Then a week ago it went up a fair new notches.  Since then I've been an emotional wreck.  I've broken down a few times in front of the missus.  My confidence is on it's arse.  I often get this weird sensation like the blood is rushing to the head & chest, I find it difficult to talk, I get emotional & I struggle to breathe properly.  My heads all over the place at a 100mph & I can't finish sentences as I nearly always lose my train of thought.  I'm guessing it's an anxiety attack?  My appetite has disappeared completely & I've lost over a stone in a month.  I do make the effort to eat more now, but it is an effort.  I'm not a big drinker & only at the weekend, but I've knocked that on the head.  The missus' MS is getting progressively worse & there seems little to no support from the health service.  She feels abandoned.  She's in a lot of pain, she's had a few falls & hurt herself.   She's scared & I'm scared for her.  There's the guilt of not supporting her & claiming all the attention.  She has been absolutely brilliant in supporting me.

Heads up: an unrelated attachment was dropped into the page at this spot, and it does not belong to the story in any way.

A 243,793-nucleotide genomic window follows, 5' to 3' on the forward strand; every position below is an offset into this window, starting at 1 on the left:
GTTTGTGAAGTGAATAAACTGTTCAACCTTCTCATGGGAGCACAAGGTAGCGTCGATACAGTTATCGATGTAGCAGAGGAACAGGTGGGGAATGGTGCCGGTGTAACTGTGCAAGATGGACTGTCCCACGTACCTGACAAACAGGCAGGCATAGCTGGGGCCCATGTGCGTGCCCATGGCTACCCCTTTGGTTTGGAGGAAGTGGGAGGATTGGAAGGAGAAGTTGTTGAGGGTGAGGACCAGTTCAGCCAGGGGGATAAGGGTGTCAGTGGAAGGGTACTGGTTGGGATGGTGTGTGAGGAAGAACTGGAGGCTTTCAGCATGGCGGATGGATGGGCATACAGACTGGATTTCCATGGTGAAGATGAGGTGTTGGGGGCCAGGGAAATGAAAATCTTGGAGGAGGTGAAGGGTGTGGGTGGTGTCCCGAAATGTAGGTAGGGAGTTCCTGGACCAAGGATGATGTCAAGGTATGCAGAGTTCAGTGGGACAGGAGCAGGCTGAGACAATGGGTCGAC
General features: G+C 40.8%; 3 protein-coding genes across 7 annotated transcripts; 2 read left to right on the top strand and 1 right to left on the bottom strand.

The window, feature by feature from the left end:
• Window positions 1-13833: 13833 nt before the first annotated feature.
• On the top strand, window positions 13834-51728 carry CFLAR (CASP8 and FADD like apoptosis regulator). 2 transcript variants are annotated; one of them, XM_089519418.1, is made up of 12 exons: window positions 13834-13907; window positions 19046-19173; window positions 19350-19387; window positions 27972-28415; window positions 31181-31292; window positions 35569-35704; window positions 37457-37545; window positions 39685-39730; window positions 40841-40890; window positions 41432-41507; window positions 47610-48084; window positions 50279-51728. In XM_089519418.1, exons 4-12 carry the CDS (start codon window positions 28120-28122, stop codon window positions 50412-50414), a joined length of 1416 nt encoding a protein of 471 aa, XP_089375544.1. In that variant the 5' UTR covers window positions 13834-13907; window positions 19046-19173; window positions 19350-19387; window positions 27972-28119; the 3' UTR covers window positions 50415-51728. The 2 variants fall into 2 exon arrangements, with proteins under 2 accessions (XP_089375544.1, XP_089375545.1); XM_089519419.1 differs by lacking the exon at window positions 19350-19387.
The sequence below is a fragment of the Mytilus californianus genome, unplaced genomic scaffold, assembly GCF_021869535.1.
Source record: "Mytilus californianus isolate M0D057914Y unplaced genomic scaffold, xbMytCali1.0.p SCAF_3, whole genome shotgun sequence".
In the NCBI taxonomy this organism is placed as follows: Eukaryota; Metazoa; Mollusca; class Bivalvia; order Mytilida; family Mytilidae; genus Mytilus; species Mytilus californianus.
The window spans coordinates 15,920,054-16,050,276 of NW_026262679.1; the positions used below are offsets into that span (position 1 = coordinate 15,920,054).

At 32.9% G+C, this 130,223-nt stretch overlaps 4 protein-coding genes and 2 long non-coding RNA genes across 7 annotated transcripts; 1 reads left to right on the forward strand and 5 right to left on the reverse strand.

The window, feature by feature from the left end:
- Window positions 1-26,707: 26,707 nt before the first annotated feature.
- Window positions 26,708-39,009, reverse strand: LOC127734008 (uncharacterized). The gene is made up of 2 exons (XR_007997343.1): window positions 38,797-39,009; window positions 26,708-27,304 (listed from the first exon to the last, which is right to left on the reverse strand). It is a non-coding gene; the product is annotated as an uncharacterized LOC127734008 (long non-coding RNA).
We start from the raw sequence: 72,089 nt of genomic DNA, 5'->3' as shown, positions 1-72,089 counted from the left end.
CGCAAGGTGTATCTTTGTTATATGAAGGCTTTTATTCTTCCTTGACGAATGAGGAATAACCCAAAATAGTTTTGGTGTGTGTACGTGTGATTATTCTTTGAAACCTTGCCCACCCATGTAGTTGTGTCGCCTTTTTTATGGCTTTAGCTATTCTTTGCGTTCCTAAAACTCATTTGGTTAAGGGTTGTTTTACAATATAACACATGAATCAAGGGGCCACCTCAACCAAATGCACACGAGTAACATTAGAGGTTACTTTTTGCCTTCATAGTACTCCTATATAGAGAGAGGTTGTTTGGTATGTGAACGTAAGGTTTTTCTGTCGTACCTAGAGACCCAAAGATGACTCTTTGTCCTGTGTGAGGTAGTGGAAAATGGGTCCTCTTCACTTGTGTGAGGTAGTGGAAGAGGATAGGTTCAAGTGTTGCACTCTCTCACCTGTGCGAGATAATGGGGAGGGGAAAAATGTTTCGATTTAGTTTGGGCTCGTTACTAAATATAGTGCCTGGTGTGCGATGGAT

I've been doctors & he diagnosed the lot - panic attack/anxiety/depression.  He's put me on Sertraline so will see.  I've taken Citalopram before - not keen at all.  As low or as anxious as I have got, suicide has never crossed my mind & I do believe it will get better.  My biggest fear is that it appears to be out of my control.  I can see myself all the time & I see how I'm behaving, but I can't do anything about it.  I don't know if I should be on the sick or at work, as I seem to be at my most normal at work & focused on something.  I want to do what's for the best, but I don't trust my own decision making at the moment.